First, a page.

I figured in my research that I would need to machine sew along the edge of my steek but getting the stitch length just right and then determining if machine stitching would hold would be my issues. First, I tried just a regular stitch length that I would use sewing quilting cotton. I quickly determined that that would not hold. The yarn was too chunky and the stitch was too long. Generally every other row was caught up and secured. I dialed it down the smallest stitch length and pulling the knitted swatch widthwise a bit so I could see the bars between stitches, I sewed really slowly. I left a long tail of upper thread and bobbin thread at the beginning and end to knot at the top and bottom of my stitch line to secure the cast on and bind off. The slow sewing, smaller stitch length and really watching where the needle landed each time helped profusely to make sure each stitch was secure. After sewing another line of stitching down the other side, I was ready to cut my steek. I used my super sharp sewing shears to get the job done right. Afterward I picked up stitches along the side and knit a small facing to hide any frayed ends on the cut side. I tested my swatch thoroughly, pulling, tugging and finally giving it to my toddler to have at. The stitches held and the machine stitching did not significantly affect the movement of the sweater.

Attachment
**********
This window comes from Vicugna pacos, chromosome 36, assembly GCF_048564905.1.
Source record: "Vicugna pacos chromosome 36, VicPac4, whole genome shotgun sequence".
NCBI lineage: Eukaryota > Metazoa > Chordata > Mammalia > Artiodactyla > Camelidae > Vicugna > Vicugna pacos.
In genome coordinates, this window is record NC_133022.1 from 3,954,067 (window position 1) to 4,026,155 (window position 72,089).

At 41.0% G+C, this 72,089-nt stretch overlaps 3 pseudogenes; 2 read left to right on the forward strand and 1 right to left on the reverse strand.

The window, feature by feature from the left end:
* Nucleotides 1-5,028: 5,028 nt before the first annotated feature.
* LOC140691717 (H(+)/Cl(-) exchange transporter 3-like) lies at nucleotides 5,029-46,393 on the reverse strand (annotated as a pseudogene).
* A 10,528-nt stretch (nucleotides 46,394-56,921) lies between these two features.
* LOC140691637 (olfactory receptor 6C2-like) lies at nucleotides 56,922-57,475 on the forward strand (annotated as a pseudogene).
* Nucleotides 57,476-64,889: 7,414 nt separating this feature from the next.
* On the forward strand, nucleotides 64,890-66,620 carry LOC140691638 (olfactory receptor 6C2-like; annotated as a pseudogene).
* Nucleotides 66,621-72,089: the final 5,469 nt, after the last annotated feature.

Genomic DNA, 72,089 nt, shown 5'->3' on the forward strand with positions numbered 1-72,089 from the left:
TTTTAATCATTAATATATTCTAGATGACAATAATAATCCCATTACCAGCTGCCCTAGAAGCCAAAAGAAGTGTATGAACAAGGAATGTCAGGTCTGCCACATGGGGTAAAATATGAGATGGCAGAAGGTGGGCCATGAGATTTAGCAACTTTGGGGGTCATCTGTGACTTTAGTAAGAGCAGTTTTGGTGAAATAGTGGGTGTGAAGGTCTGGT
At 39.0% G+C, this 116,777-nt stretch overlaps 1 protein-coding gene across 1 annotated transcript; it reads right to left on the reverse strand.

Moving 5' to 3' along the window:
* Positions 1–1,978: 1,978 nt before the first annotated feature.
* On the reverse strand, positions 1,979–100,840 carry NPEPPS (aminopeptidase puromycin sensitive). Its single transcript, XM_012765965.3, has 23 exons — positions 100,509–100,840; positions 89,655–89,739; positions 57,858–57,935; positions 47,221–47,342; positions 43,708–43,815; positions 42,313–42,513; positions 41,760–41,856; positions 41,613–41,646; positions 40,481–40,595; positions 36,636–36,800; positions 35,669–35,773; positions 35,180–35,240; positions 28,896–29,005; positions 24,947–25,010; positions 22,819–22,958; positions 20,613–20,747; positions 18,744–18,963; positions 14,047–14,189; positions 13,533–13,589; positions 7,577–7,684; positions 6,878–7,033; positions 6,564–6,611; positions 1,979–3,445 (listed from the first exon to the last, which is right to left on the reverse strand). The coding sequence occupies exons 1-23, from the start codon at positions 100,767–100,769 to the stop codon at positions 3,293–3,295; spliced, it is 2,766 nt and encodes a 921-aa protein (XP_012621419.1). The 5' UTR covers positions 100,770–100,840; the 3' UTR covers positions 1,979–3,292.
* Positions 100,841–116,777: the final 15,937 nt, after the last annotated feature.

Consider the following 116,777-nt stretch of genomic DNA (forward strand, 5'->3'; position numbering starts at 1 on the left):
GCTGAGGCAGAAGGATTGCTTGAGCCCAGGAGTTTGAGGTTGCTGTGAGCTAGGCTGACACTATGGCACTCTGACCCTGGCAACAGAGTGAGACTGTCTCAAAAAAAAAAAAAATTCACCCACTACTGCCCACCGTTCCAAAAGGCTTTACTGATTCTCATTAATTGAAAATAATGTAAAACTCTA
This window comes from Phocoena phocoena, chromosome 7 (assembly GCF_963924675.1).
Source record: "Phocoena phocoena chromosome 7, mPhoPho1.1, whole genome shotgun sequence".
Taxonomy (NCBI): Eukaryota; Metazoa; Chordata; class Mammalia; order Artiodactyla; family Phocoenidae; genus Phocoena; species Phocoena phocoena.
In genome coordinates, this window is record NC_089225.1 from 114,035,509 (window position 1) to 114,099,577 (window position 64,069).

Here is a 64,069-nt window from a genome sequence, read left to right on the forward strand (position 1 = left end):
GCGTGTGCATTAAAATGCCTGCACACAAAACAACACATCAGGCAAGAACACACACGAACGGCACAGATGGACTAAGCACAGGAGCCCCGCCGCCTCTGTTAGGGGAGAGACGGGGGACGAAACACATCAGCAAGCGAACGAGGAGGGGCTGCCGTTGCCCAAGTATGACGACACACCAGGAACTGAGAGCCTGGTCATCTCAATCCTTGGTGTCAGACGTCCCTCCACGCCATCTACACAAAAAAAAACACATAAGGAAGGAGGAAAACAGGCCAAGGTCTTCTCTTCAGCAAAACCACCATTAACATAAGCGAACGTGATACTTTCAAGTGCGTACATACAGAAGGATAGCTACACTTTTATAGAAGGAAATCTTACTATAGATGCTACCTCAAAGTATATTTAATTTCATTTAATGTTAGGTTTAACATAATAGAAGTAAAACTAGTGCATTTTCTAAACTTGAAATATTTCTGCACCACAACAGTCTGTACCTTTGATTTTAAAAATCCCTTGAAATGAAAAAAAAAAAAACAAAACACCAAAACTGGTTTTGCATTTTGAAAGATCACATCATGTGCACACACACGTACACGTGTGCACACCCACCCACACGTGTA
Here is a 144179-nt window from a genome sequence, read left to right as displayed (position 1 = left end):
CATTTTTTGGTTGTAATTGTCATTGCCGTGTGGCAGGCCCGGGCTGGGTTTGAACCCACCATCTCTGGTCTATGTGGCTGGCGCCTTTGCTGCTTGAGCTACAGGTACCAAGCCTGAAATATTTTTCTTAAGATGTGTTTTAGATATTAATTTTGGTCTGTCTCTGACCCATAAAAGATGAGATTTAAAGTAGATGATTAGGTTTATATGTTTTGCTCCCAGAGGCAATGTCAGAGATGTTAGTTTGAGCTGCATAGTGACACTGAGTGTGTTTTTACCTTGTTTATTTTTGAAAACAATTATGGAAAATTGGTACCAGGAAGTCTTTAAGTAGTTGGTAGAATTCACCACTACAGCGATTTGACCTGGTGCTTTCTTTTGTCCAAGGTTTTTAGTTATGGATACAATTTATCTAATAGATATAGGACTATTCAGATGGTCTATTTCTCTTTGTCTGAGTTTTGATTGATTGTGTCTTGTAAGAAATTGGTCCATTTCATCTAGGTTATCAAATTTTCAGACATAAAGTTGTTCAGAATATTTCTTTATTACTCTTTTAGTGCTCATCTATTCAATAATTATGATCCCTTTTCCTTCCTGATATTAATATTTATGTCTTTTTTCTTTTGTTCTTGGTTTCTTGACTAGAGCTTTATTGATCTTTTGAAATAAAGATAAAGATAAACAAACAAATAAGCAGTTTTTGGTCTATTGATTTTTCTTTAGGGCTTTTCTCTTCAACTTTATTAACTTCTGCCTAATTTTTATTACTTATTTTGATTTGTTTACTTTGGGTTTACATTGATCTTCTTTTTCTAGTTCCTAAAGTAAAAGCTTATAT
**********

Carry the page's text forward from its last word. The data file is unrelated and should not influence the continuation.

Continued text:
steeks long thread.jpg

steek success.jpg

I am so pleased to have gotten my first steeking experience out of the way and feel no fear in using them in the future. I am emboldened now and find myself daydreaming about how to incorporate them into all my future projects. I can see myself seriously cutting down on my purling! 

Learning Upholstery with a beginner

January 21, 2011

chair1.jpg